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Law Offices of James C. Shields

Estate Planning and Special Needs Families

If you have special needs children, estate planning is of the utmost importance. There are different options that you can use in order to plan for the needs of your children while still ensuring that they have access to the government benefits that can help them live better lives as adults. One choice would be to create a living trust for the children. Keep in mind that if you contribute more than $2000 to the living trust, your child runs the risk of losing his Supplemental Social Security benefits, Medicaid, and even SNAP benefits. You should also consider the challenges your child currently has when establishing the trust. Children who may not be able to do certain things independently might require a different form of care from someone who can still function normally despite the disability. Here is additional information on estate planning for special needs families.

Choosing A Trustee

If you're creating a trust for special needs children, you'll have to designate a trustworthy and reliable person to manage it should you pass away before your child. This person can be your spouse, older adult siblings, your parents, or a non-profit organization that specializes in assisting special needs children. It's also wise to meet with those who you are thinking about giving this responsibility to as well as an experienced estate planning lawyer before making the decision.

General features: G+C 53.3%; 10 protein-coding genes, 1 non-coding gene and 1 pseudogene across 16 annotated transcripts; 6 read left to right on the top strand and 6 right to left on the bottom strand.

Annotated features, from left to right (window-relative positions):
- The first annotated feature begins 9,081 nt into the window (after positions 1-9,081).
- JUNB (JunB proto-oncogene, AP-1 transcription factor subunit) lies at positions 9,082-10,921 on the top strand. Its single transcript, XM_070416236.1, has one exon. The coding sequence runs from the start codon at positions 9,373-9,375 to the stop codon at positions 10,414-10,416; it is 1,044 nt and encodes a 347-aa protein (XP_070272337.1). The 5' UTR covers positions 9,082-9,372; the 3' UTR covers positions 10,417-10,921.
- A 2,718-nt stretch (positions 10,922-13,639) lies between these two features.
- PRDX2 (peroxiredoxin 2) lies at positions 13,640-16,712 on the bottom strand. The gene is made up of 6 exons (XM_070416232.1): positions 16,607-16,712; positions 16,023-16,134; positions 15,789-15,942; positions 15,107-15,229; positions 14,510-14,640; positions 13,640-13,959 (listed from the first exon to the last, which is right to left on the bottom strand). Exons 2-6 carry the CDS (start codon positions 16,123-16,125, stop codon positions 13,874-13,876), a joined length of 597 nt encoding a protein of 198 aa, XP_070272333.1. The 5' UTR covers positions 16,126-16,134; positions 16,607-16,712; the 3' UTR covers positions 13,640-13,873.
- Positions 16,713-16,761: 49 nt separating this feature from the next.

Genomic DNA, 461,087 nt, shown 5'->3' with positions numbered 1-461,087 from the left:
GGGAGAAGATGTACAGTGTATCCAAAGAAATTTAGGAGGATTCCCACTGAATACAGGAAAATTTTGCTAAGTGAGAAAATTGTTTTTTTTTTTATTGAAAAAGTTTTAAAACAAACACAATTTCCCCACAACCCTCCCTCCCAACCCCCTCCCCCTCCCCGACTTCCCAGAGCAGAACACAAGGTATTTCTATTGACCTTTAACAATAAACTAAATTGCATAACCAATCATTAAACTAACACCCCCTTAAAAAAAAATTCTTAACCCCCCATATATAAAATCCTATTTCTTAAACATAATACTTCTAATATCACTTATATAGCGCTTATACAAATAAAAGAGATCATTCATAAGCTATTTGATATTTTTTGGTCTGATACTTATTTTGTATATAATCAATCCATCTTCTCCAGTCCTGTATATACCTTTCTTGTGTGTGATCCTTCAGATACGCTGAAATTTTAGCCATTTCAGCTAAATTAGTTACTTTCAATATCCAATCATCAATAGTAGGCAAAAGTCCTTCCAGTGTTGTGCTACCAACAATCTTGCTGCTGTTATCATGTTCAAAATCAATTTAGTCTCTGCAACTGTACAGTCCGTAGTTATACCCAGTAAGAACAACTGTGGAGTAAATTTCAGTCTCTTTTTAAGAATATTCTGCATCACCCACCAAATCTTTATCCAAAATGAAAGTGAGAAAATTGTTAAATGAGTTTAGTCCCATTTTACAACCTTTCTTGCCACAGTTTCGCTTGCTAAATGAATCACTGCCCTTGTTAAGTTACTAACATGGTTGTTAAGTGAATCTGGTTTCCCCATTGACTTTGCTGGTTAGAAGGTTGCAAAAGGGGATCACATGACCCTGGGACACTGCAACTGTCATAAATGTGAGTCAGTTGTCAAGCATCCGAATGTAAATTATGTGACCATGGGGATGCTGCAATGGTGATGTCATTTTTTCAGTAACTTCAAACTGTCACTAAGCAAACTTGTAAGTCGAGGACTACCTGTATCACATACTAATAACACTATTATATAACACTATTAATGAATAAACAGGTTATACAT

Why Special Needs Trusts Are Important

The main reason you should consider a special needs trust is because you want to ensure that your assets will be used to provide what your children need upon your death. Sometimes government benefits are not always adequate for your children depending on their current health situation and future needs. At the same time, this trust can assist in helping the child keep his public benefits. You'll also protect the beneficiaries from any obligations you may have from a divorce or creditors. This is especially important in cases when your child may not qualify for certain government benefits.

Don't Forget Life Insurance

While you set up and fund the special needs trust, don't forget about purchasing life insurance for your child. Most families purchase term life insurance but if you're a special needs family, it might be best to get whole life insurance. This is because whole life insurance is permanent and it lasts as long as you pay the monthly premiums. However, you'll need to name a custodian if your child is a minor until he reaches adulthood should you pass away before he does.

In conclusion, establishing a special needs trust and obtaining life insurance puts your kids in the best place financially to care for themselves after you pass away.

If you need assistance with establishing a living trust as a special needs family, contact us. We're here to offer compassionate counsel so that you can provide the best quality of life for your dependents.